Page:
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ART. 12. The length, breadth and depth of any square box being given, to find how many bushels it will contain.
RULE. Multiply the length by the breadth, and that product by the depth, divide the last product by 2150,425 the solid inches in a statute bushel, and the quotient will be the answer.
There is a square box, the length of its bottom is 50 inches, breadth of ditto 40 inches, and its depth is 60 inches ; how many
bushels of corn will it holds 50 x 40 x 60+2150,425=55,84+ or 55 bushels, thru pecks. Ans. ART. 13. The dimensions of the walls of a brick build.
ing being given, to find how many bricks are neces.
sary to build it.
RULE. From the whole circumference of the wall measured round on the outside, subtract four times its thickness, then multiply the remainder by the height, and that product by the thickness of the wall, gives the solid content of the whole wall; which multiplied by the number of bricks contained in a solid foot, gives the answer.
many bricks 8 inches long, 4 inches wide, and 24 inches thick, will it take to build a house 44 feet long, 40 feet wide, and 20 feet high, and the walls to be one foot thick ?
8x4X2,5=80 solid inches in a brick, then 1728+80 =21,6 bricks in a solid fout. 44+40+44+40=168 feet, whole length of wall.
4 four times the thickness.
164 remains. Multiply by 20 height.
$280 solid feet in the whole wall. Multiply by 21,6 bricks in a solid foot.
Product, 70848 bricks. Ans.
ART. 14. To find the tonnage of a ship.
RULE. Multiply the length of the keel by the breadth of the. beam, and that procluct by the depth of the hold, and divide the last product Ly 95, and that quotient by the tonnaye.
Suppose a ship 72 feet by the keel, and 24 feet by the beam, and 12 feet deep; what is the tonnage ?
72x24x12+95=218,2+ tons. Ans.
RULE II. Multiply the length of the kee! by the breadth of the beam, and that product by half the breadth of the beam, and divide by 95.
A ship 84 feet by the keel, 28 feet by the beam; what is the tonnaye ?
84 x 28 x14+95–350,29 tons. Ans. Art. 15. From the proof of any cable, to find the
strength of another.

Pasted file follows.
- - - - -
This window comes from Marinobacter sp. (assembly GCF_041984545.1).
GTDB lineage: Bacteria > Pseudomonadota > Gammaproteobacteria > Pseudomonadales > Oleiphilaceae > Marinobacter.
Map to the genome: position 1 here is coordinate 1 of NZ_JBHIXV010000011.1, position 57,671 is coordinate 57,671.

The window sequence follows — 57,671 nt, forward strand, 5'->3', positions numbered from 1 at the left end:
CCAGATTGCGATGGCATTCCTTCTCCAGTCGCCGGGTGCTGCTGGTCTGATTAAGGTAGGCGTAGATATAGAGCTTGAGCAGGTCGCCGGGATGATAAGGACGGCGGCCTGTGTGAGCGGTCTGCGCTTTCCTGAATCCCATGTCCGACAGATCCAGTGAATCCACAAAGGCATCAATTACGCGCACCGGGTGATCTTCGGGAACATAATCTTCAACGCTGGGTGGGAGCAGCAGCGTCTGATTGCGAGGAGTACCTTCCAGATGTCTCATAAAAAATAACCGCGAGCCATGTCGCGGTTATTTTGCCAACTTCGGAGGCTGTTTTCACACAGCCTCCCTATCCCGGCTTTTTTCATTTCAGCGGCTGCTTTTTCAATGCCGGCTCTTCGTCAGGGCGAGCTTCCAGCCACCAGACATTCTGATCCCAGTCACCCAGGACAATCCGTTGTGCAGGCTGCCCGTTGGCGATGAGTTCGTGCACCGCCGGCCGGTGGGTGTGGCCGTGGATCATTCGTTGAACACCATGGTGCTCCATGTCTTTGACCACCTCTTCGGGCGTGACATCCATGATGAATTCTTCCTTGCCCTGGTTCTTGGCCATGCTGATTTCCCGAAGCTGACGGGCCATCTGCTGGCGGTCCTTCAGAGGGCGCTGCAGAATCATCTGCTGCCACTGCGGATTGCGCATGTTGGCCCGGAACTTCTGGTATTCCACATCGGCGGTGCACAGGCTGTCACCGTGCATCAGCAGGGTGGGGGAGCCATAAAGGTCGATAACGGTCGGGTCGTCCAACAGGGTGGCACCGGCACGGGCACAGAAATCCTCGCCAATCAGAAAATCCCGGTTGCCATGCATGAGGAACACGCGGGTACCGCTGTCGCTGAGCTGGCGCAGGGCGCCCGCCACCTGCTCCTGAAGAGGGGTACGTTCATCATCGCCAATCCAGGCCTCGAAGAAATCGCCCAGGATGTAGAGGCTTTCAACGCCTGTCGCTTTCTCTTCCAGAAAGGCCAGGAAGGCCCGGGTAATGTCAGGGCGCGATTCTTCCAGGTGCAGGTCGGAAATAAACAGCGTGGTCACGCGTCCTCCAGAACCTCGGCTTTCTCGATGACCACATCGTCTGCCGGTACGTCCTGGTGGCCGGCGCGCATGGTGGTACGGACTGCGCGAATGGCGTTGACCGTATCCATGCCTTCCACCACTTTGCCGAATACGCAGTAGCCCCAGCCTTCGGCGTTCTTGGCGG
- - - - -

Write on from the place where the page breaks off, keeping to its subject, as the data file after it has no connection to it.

Is to the weight of its anchor ;
EXAMPLES 1. If a cable 6 inches about, require an anchor of 21 ewt. of what weight must an anchor be for a 12 inch cable ? 1 As 6x6x6 : 21cwt. : : 12x12x12 : 18cwt. Ans.
2. If a 12 inch cable require an anchor of 18 cwt. what must the circumference of a cable be, for an anchor of B} cw.? cut.
in. As 18 : 12x12x12 : : 2,25 : 216/216=6 Ans. dArt. 16. Having the dimensions of two similar built
ships of a different capacity, with the burthen of onc of them, to find the burthen of the other,
RULE. The burthens of similar built ships are to each other as the cubes of their like dimensions.
EXAMPLE If a ship of 500 tons burthen be 75 feet long in the keel, I demand the burthen of another ship, whose keel is 100 feet long?
T.cit.qrs.lb. As 75X75X75 : 300 : : 100X100X100 : 711 2 0 24 +
CROSS MULTIPLICATION, Is a rule made use of by workmen and artificers in casting up the contents of their work.
RULE. 1. Under the multiplicand write the corresponding denoininations of the multiplier.
2. Multiply each terin into the multiplicand, beginni at the lowest, by the high.est denoinination in the multiplier, and write the result of each under its respective term; observing to carry an unit for every 12, from each lower denomination to its next superior.
3. In the same manner multiply all the multiplicand by the inches, or second denomination, in the multiplier, and set the result of each term one place removed to the right hand of those in the multiplicand.
4. Do the same with the seconds in the multiplier, setting the resalt of each term two places to the right hand of those in the multiplicand, &c.
FLET, INCHES, AND SLOONDS.
F. l. Multiply 9 8 6 By 7 9 3
[tiplier. 67 11 6 prod. by the feet in the mus 7 3 4 6 w=ilitto by the incles.
% 5 1 6=ditto. by the seconds.
75 5 3 7.6 Ans.
AF. I. Multiply 19
15: 6. Ву 7 8.99",13 + 8 9 10
Product, 55 2 9 3 9
2 8 10
llow many square feet in a board 16 feet 9 inches long, and 2 feet 3 inches wide i By buodecimals. By Decimals. F. 1.
Kl. 16 9
8375 3359 SS50
F. L. 87.88753 8 3
TO MEASURE LOADS OF WOOD.
RULE. Multiply the length by the breadth, and the produet by the depth or height, which will give the content in solid feet; of which 64 make half a cord, and 128 a cord.
How many solid fret arr contained in a load of woodi 7 feet 6 inches long, 4 fret 2 inches wide, and 2 feet s inches high?
7 ft. 6 in. 7,5 and 4 ft. 2 in. *4,167 and 2 ft. S in= 2,25; then, 7,54,167 -31,2525x2,25=70,318125 solid feet, Ans.
But loads of wood are commonly estimated by the foot, allowing the lead to be 8 feet long, 4 feet wide, and theu 2 feet high will make half a cord, which is called 4 feet of wood; but if the breadth of the load be less than 4 feet, its height must be iacreased so as to make half a cord, which is still called 4 feet of wood.
By measuring the breadth and heighth of the load, the content may be found by the following
RUIE. Multiply the breadth by the height, and half the product will be the content in feet and inches.
Required the content of a load of wood which is s feet 9 uches wide aad 8 feet 6 inches high. By Duodecimals. By Idecimals.
9 4 6
Ans. 4 8
4,6875-4 8t, or half a cord and
84 inches orer. The furngoing zoethod is concin and ousy wo those who are well acquainted with Iruodecimals, but the following Table will give the coutent of say loud of wood, by inspection only, suficiendy aust of common praotico ; which will be found vory convenien